STATE COLLEGE, PA. (AP) - As fans gather around Beaver Stadium in anticipation of Saturday’s long-awaited season opener, the overall mood around Penn State football is that of pride, perseverance and support _ for both the current and former coach.
Hours before the official beginning of the Bill O’Brien era, tailgaters are tossing footballs through the parking lots, setting up their cooking stations and readying themselves for the new Nittany Lions' debut against Ohio at noon. Many are wearing “We Bill-ieve” shirts, endorsing Penn State’s new leader, O’Brien, who is the former offensive coordinator for the New England Patriots, and who has the been a steadying force within the program for nine months.
Boisterous fans waited for hours by the tunnel entrance waiting for the team busses. They chanted “Joe Pa-ter-no!” before turning their cheers toward O’Brien. There were thunderous cheers for the players as they exited the bus. The fans showed they stood by the players that stuck with the program.
Though the statue of Hall of Famer Joe Paterno _ O’Brien’s predecessor _ was removed July 22, the day before the NCAA announced the sanctions for the Jerry Sandusky scandal, many fans still hold Paterno in high regard and are unafraid to show it. One tailgater, in fact, has a 16-foot, homemade banner that reads “409 wins with honor,” referring to Paterno’s victory total. Other fans are wearing shirts that read “We Are … Still Proud.”
Where the statue used to stand, a fan placed a Paterno bobblehead between the trees. Others are stopping to snap pictures with cellphones and cameras.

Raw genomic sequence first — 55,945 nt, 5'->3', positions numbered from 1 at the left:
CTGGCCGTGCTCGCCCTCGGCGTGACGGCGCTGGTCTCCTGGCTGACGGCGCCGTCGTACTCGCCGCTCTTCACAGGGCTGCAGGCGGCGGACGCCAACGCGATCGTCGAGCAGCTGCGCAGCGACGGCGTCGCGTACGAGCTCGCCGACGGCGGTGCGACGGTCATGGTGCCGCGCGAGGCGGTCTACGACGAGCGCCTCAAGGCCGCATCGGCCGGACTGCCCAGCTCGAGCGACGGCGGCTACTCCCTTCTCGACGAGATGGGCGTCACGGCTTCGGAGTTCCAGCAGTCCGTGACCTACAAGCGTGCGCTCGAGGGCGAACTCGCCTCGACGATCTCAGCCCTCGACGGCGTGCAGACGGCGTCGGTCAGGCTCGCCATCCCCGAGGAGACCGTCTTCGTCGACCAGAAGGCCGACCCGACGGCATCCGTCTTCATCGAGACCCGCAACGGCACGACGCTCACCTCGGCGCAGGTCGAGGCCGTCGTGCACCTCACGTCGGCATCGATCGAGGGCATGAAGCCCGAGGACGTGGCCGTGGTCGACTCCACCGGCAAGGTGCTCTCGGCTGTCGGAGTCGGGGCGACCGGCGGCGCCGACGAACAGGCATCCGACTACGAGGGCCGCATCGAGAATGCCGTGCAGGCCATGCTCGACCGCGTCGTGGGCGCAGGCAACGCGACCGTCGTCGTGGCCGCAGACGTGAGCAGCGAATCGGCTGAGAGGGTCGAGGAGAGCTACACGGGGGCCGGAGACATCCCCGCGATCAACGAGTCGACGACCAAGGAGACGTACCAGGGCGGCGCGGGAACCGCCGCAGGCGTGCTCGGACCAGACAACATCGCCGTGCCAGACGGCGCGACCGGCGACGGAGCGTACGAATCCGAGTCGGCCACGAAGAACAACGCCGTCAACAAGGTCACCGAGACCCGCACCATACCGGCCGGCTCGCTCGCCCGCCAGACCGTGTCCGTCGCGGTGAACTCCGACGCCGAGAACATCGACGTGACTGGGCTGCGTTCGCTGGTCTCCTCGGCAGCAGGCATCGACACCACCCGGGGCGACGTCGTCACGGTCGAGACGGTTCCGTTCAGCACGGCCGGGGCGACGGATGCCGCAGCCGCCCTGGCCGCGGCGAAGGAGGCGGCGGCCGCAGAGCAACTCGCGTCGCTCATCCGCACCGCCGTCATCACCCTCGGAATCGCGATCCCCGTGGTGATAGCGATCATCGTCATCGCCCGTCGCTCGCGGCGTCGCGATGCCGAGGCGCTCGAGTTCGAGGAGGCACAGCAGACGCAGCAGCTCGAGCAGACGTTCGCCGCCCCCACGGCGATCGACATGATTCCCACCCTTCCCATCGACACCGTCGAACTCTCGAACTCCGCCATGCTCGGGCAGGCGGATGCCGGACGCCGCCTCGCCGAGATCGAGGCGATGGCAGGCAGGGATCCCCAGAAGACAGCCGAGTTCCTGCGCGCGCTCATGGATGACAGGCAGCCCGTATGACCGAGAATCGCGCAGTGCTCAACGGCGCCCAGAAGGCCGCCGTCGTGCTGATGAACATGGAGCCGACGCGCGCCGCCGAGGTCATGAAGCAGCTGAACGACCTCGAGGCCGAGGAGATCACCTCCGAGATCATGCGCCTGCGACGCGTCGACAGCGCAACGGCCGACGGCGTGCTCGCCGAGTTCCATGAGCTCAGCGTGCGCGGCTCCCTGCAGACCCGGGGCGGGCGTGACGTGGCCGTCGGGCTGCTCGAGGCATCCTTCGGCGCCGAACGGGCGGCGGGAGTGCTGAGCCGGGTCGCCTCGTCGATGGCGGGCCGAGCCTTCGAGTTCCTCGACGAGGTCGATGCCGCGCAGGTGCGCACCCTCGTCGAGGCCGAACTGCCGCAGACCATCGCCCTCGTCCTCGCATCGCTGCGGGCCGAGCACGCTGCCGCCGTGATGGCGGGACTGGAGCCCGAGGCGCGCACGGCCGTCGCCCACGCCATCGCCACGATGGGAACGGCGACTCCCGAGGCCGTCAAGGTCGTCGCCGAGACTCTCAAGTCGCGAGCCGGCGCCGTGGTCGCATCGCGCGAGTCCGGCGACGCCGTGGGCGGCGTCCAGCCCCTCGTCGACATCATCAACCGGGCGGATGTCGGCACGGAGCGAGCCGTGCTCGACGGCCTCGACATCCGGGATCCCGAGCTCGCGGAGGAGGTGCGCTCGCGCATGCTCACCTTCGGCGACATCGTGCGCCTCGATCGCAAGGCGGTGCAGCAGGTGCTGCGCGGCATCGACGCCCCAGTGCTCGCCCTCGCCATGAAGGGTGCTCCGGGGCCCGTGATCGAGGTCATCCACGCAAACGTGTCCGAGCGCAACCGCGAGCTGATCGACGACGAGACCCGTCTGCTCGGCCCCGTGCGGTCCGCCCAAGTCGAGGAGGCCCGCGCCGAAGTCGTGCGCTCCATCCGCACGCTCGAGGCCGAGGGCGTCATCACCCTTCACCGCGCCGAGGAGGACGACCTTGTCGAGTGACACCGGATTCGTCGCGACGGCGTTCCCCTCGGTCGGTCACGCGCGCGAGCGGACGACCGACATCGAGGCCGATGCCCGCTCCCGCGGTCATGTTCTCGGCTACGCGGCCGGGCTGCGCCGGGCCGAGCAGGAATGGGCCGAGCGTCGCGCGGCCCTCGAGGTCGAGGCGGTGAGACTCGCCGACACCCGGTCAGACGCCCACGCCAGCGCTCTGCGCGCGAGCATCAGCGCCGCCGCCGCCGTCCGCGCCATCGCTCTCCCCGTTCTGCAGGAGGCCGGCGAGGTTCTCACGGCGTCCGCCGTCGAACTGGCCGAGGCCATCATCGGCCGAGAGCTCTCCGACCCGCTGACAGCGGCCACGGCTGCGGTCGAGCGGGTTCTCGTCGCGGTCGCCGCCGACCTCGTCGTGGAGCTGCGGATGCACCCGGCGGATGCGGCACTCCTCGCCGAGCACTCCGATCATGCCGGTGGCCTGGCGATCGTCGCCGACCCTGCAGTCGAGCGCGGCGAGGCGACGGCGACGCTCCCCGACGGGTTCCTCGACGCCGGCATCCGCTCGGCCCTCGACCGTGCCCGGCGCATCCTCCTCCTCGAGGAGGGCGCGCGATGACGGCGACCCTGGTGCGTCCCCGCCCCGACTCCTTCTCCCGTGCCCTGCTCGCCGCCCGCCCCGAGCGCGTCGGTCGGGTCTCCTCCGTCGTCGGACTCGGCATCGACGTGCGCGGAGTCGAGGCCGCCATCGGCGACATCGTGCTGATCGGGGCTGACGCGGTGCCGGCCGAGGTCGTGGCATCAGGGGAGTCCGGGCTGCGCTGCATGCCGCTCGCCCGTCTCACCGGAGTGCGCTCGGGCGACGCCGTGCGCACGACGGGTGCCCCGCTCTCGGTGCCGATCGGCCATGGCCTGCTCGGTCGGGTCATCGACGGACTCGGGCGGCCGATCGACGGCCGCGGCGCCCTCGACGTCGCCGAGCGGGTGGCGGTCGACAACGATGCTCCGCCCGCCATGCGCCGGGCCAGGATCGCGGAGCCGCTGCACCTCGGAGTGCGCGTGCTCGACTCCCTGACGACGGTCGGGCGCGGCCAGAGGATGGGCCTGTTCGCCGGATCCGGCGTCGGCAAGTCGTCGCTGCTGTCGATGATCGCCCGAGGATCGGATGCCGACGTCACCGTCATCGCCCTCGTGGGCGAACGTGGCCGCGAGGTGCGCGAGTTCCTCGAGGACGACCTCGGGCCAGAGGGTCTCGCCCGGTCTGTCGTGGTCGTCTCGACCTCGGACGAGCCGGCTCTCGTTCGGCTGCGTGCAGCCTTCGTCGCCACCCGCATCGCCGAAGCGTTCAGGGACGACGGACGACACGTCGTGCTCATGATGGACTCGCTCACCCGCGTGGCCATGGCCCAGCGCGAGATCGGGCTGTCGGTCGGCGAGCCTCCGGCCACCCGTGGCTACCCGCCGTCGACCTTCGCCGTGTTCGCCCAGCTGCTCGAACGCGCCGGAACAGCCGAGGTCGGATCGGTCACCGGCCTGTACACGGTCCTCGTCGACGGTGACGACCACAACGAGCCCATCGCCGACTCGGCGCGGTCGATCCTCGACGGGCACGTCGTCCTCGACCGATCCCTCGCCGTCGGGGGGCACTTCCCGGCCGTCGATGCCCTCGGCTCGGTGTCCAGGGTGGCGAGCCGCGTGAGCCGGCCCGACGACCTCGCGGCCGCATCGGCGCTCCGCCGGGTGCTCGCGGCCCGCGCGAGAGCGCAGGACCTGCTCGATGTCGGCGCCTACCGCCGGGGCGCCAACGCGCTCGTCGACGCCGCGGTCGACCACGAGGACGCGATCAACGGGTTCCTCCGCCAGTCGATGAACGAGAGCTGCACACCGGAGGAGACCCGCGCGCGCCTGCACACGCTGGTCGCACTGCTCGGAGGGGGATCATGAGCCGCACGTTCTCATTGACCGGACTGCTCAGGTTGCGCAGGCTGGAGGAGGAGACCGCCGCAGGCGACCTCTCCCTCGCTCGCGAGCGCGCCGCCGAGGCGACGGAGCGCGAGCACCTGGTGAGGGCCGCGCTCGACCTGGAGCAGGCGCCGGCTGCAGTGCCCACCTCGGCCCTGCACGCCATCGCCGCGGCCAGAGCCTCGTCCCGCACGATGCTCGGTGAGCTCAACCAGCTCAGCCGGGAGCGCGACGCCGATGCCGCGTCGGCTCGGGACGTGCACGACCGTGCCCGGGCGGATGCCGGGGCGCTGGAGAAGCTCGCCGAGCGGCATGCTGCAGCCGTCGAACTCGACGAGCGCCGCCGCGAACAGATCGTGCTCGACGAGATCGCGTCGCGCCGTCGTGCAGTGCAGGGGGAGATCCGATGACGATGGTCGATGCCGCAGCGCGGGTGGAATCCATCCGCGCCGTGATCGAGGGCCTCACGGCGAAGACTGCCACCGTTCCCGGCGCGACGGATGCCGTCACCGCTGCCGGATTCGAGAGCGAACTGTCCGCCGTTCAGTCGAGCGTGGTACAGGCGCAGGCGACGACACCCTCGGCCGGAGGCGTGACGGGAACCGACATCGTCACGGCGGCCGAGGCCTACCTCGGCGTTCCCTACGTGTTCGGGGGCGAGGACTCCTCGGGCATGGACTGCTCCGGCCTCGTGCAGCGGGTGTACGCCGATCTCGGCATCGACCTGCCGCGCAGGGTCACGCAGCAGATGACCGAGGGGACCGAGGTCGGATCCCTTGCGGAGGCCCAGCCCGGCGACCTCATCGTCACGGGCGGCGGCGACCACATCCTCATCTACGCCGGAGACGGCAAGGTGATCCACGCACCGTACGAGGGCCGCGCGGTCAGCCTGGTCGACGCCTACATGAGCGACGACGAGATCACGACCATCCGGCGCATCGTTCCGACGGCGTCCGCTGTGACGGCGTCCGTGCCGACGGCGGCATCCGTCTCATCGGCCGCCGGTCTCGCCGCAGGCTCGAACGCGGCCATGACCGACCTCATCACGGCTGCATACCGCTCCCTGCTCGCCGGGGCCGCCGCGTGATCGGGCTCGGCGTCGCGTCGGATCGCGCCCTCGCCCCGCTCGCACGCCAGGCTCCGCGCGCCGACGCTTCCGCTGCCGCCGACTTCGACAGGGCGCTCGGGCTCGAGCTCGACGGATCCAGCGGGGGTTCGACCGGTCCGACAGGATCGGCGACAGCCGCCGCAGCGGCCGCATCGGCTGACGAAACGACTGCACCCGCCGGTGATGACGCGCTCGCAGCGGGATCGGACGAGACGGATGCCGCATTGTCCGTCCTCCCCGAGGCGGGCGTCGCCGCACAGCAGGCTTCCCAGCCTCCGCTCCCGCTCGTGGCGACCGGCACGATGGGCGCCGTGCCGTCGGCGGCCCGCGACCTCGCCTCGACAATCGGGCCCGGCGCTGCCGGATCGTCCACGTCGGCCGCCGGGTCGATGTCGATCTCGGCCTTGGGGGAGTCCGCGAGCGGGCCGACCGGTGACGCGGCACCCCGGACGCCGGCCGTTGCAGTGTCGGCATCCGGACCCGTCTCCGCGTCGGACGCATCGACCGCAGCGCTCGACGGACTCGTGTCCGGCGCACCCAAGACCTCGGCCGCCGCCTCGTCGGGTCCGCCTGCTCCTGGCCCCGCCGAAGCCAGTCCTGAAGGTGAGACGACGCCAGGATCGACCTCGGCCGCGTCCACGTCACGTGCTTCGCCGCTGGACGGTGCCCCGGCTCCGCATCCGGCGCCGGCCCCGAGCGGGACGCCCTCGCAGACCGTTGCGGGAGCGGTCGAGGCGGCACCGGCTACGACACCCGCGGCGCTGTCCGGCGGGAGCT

“It makes you wanna cry,” Cindy, 54, said as she saw the bobblehead.
The couple has held season tickets for the past nine years and has always admired the former coach, even through these difficult times.
Chris Bartnik, of Chantilly, Va., created a life-size cutout of the former coach to honor him, and carried it with him through the lots. He stopped by the former statue holding place, but did not keep the cutout there out of fear it would be removed by university personnel.
“I don’t think it’s fair,” he said, “to pretend Joe Paterno never existed.”
The students, alumni and fans outside the stadium were nearly unanimous in their stance that Paterno got a raw deal and the university should have dug in and fought back against the NCAA sanctions. They’ve united behind the program following strict NCAA sanctions including a four-year bowl ban.View Entire Story
By Andrew P. Napolitano
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